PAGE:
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2 of 2 people found the following review helpful
5.0 out of 5 stars very intense, 8 Nov 2009
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enthusiast "enthusiast" (sussex, uk) - See all my reviews
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This review is from: Quintette Avec Piano (Audio CD)
These are extraordinarily intense readings and this record is really something quite special. The Guarnari Quartet make the most adorably warm sound and play with real flair and imagination and Rubinstein's contribution is, of course, big and passionate. There is nothing at all comfortable in these readings and they are perhaps larger than life. You might also want a more "normal" reading (of the Dvorak particularly) but you will certainly respond to these accounts ... they will exhaust and drain you while they excite and inspire you!
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1 of 1 people found the following review helpful
4.0 out of 5 stars nice Dvorak; reservations about the sound in the Brahms, 22 Jan 2014
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Stanley Crowe (Greenville, SC) - See all my reviews
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This review is from: Quintette Avec Piano (Audio CD)
Great music, and warm sound, but in the Brahms things seem all a bit up-close, and Arnold Steinhardt's violin in particular never sounded as sweet as it should have. In the Dvorak, on the other hand (with a different re-mix engineer), things seem in much better balance. There's a little more air around the sound, and the playing in the higher regions comes across all the better for it. In the Brahms, I was most bothered by the sound in the first two movements; maybe I just got used to it over time, but yet, through my Bose headphones, the difference when we moved to the Dvorak was palpable. Rubinstein was 80 when the Brahms was recorded; the Dvorak was four years later. It's lovely playing -- Santa Fe Listener, on American amazon.com, calls it tentative. I would call it a bit uninflected, coming at one with nice tone but little light and shade. That could partly be the recording's fault. Still, these are performances I'm glad to have heard.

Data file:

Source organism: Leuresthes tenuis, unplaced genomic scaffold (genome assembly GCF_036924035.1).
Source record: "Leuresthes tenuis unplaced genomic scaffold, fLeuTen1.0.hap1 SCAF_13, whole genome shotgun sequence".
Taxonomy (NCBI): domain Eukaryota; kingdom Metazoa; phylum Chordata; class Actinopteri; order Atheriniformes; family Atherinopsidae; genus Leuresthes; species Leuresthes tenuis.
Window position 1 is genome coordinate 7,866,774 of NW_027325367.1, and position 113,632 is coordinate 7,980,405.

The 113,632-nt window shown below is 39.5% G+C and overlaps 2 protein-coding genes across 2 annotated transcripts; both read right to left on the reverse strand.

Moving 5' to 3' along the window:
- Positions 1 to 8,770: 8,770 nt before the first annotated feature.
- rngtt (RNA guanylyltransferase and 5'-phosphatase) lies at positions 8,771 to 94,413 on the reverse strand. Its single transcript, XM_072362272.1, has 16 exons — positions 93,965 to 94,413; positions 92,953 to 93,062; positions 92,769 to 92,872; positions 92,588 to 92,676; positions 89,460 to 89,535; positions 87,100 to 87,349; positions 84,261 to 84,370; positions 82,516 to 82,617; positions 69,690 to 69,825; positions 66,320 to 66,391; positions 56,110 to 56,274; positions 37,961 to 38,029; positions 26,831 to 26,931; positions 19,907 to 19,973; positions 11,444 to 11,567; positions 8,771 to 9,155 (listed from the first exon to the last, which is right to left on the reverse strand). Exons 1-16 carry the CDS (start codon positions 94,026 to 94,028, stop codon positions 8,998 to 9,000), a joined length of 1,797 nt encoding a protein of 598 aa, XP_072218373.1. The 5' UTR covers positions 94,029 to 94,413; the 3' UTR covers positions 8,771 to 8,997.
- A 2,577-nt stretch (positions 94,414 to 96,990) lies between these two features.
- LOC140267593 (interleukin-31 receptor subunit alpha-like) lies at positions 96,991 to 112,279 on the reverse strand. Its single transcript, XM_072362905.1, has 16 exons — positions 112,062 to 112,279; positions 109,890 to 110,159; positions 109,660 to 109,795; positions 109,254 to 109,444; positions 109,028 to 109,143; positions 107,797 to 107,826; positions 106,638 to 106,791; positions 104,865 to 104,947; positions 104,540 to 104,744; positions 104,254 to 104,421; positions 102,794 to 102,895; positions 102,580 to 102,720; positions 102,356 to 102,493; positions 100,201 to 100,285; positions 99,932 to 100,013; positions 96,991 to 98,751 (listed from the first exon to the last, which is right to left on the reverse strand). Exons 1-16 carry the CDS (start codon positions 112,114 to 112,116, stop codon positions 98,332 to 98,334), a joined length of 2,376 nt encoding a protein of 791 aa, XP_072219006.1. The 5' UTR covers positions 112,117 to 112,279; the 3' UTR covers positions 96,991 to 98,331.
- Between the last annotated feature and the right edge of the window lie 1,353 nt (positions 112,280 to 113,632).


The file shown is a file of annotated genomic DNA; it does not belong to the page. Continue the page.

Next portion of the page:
Personal note: I heard Rubinstein give a solo recital in St. Louis in 1967, the year of the Brahms recording. Schumann's "Carnaval" and Beethoven's "Waldstein" were on the program. I remember R. striding on to the stage with a big grin, like a man 30 years younger. I'm glad to have heard that too -- he played beautifully.
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5.0 out of 5 stars Rubinstein + Brahms + Dvorak = Genius cubed, 5 Jan 2012
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Reviewing recordings at this level is difficult. You have Rubinstein, Brahms and Dvorak. What can go wrong? I have several recordings of the piano quintet op 34 by Brahms because it is one of my favourite pieces. I heard it first live and fell in love with it. Brahms makes a quintet sound like an orchestra. I also have a lot of Rubinstein because I adore his interpretation and playing, particularly of Chopin. Rubinstein makes the piano sound like the voice of eternity.
This is an intense and stirring recording and rewards careful listening - or any kind of listening. I listen to it most often of my recordings of this piece and I always flow into the Dvorak at the end feeling enhanced and triumphant. If I had to choose only one from my recordings of this I would surely choose this one.
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Quintette Avec Piano
Quintette Avec Piano by Guarneri (Quatuor) & Rubinstei (Audio CD - 2001)
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